For the love of my buddy


It is with great sadness that I have to report that my little shadow, Buddy, has died.

He’s been a pretty sick little boy the past few days and we had a doctor’s appointment the next morning, but he didn’t survive the night.

When I got home from work he was just an old friend, even though he was weaker than normal. He had dinner with some warm chicken broth on the side and he was fine most of the night but for the last few hours when I comforted him and finally put him in his favorite bed with that favorite blanket and stuffed lamb next for him I wondered if he would still be with us tomorrow. When I got up I found him under his blanket, still warm but not breathing.

I don’t believe in mysticism or any of its many forms, but the power of a little dog’s love is a strange thing, and maybe it was his death that sent me a brief, very vivid black and white dream. It was night and I was standing in a barn yard, or so it seemed from the area, a bright light showed a spot on the dirt. Suddenly two big dogs ran into the light and somewhere under my feet Buddy ran out to play with them. He was young and very happy to see her. They were running into the dark somewhere and I never saw Buddy again. I don’t think I woke up right after that, but I may have. It was three minutes past midnight.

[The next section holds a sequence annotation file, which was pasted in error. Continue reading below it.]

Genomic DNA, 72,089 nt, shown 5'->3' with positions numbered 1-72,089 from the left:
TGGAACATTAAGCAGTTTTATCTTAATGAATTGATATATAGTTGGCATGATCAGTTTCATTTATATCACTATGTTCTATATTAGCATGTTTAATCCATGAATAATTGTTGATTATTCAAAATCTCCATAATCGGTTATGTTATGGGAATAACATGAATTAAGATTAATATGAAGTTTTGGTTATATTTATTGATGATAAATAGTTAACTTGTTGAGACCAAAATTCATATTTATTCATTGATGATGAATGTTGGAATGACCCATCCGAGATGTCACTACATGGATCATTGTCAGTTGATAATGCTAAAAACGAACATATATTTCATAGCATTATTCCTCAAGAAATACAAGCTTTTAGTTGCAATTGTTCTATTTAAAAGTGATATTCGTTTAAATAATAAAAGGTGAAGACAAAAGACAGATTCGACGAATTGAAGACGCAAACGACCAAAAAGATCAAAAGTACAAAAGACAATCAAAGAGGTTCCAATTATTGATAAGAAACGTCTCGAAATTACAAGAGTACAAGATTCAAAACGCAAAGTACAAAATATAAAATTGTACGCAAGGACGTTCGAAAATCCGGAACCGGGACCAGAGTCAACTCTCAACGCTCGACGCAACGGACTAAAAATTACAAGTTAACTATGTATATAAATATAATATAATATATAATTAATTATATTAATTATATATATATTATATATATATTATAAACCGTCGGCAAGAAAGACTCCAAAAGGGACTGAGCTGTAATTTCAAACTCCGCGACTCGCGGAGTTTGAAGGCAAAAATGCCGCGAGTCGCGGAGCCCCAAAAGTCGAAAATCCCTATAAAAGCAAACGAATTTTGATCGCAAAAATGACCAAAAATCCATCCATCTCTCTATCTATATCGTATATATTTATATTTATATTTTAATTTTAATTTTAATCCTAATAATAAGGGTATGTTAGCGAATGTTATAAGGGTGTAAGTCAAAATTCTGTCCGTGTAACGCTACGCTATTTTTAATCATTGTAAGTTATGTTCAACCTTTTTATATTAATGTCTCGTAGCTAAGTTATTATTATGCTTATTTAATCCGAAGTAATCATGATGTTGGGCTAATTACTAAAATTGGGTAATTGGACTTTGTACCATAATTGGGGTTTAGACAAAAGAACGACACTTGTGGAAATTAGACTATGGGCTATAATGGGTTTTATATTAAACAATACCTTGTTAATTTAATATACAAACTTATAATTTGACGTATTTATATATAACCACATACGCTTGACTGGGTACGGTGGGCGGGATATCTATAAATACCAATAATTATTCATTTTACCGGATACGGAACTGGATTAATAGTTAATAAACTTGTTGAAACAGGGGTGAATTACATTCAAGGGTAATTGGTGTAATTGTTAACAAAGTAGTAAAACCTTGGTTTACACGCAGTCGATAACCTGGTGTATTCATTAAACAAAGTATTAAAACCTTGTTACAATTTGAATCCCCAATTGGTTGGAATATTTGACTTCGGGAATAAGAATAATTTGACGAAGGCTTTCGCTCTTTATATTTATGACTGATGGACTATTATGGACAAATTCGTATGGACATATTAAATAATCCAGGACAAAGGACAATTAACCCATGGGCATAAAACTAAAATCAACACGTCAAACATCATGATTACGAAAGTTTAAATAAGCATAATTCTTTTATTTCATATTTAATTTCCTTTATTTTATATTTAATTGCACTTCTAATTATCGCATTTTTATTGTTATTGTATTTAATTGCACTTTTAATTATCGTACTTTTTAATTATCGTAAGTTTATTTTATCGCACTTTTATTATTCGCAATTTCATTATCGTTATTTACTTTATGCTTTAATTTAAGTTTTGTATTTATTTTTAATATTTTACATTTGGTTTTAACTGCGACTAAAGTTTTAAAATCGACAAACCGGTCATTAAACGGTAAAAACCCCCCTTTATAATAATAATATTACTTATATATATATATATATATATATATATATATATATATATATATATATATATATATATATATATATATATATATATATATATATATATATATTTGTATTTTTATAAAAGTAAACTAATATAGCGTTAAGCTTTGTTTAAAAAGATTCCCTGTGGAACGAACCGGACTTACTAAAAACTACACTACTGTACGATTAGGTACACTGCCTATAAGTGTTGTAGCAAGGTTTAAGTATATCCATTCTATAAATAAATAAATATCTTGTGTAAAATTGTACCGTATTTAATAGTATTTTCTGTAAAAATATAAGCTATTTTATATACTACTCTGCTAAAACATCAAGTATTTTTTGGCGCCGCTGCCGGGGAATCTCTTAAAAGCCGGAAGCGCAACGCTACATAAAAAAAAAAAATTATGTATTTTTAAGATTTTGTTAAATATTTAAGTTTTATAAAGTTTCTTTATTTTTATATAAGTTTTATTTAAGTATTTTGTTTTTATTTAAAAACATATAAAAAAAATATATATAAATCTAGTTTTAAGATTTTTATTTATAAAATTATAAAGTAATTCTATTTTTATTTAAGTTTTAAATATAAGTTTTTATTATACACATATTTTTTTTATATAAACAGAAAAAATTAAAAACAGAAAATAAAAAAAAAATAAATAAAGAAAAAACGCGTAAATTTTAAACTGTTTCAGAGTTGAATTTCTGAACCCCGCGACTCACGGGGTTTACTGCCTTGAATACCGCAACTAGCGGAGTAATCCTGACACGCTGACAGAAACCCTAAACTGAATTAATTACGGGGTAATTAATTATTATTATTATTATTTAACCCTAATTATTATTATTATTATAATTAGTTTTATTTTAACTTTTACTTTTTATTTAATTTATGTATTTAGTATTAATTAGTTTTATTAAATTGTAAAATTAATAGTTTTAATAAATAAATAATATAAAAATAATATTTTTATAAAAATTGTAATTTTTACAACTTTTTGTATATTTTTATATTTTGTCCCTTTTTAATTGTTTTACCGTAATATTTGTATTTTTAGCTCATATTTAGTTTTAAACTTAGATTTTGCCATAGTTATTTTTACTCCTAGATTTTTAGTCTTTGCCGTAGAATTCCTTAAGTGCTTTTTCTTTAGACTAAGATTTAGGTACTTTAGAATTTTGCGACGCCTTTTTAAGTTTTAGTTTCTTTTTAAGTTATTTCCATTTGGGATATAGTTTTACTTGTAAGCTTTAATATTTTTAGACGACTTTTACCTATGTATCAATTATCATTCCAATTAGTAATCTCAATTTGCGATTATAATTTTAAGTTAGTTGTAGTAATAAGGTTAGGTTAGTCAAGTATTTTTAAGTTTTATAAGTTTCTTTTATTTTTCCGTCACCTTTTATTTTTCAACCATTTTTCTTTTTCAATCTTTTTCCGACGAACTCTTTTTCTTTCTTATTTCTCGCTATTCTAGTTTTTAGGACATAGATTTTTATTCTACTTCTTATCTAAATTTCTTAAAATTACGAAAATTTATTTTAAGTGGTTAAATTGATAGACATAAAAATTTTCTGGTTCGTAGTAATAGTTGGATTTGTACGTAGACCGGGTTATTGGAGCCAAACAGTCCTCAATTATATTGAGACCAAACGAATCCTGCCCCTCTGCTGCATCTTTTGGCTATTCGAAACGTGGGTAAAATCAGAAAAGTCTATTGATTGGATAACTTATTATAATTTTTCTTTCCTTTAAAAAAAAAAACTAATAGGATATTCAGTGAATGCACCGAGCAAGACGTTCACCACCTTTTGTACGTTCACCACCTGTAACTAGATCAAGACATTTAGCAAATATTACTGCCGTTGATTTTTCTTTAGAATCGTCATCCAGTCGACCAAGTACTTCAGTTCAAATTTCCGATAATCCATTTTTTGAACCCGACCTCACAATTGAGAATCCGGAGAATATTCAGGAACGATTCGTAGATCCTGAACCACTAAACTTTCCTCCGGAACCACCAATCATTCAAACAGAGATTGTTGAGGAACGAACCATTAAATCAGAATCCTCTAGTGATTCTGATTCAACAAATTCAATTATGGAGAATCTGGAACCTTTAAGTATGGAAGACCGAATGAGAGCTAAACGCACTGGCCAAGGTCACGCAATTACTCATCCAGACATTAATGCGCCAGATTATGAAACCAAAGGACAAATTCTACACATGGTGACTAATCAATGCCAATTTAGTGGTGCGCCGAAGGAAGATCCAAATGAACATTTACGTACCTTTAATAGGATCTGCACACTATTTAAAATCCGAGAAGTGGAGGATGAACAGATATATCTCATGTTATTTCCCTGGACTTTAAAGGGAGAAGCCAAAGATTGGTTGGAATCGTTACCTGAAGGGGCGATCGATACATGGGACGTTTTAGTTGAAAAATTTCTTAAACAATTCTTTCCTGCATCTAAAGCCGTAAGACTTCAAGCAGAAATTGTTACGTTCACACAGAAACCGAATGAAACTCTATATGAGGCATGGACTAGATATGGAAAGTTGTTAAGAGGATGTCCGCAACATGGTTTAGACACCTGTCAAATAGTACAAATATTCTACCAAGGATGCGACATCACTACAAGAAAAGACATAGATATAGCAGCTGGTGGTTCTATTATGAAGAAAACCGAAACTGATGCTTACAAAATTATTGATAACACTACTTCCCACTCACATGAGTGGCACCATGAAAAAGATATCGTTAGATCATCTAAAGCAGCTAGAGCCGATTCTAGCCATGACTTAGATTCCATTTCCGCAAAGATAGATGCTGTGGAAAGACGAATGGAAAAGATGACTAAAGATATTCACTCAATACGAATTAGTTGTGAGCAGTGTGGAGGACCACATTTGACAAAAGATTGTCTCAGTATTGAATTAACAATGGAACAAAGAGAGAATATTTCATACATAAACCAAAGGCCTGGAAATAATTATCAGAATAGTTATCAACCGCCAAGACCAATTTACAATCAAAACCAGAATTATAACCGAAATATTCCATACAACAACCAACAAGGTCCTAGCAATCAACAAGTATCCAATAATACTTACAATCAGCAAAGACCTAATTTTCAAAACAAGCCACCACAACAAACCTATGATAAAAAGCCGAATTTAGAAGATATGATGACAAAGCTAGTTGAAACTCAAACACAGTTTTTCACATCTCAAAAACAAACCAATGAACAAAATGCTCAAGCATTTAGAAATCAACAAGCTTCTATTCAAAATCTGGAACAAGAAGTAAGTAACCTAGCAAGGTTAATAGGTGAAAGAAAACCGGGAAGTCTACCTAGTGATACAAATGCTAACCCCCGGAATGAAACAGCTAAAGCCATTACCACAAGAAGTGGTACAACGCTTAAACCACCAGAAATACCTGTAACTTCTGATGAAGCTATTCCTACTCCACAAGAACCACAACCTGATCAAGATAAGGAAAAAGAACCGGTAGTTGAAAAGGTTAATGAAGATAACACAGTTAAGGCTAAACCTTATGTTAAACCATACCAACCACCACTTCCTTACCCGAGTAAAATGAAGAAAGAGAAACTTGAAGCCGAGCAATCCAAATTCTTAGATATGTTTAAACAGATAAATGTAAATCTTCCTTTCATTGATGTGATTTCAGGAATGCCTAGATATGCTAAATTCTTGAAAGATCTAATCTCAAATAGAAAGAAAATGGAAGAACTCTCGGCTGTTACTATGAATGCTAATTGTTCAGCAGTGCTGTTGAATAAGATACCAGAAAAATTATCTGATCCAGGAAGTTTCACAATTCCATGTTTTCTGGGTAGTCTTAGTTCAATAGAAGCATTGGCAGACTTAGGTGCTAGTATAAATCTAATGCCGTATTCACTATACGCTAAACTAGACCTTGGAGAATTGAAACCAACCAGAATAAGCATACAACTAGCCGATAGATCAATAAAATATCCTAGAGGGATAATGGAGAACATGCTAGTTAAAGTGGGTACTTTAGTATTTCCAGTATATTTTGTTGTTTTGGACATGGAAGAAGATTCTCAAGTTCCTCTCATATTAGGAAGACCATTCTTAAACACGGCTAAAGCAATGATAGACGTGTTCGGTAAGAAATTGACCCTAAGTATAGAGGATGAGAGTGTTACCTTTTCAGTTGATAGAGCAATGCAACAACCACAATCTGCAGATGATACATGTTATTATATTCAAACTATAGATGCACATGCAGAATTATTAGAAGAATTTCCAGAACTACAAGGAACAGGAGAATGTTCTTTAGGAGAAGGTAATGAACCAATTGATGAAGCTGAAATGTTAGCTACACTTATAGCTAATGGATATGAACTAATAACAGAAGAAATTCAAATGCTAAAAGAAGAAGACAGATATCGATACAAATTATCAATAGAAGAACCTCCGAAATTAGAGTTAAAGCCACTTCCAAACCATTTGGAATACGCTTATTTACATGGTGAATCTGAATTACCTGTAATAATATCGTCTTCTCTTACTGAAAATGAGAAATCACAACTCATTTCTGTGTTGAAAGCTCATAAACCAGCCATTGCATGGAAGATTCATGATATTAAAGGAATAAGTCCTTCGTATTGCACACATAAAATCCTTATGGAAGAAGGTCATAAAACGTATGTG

Buddy was a small dog that was taken away from its neglected owners by the Humane Society of Ventura County. Until then, he had had a pretty tough little life. They took care of him and loved him while trying to find him a home forever. I volunteered there at the time and raised money to pay older dog adoption fees to encourage people to take an older dog home with them. I named the program Tinker’s Treat, named for my former little older dog who suddenly died. After months of trying to get Buddy adopted, I decided to bring him home. He was the 30th and the last dog to be adopted through Tinker’s Treat.

Our relationship was not a dog and master situation; We were friends, best friends, and I took him everywhere to meet as many people as possible. I did this because he put an instant smile on everyone’s face and he was always the gentleman when people wanted to stroke or hold him. When he went everywhere with me, he learned that not all people are terrible people.

He was a quiet little man, he rarely barked and only made screeching noises when I got home or when I was preparing his meals. Nevertheless, it will be a much quieter world for me and his mother without him.

Thank you to everyone who knew and loved him. You can be sure that he cherished it and that the last years of his life have been very happy.

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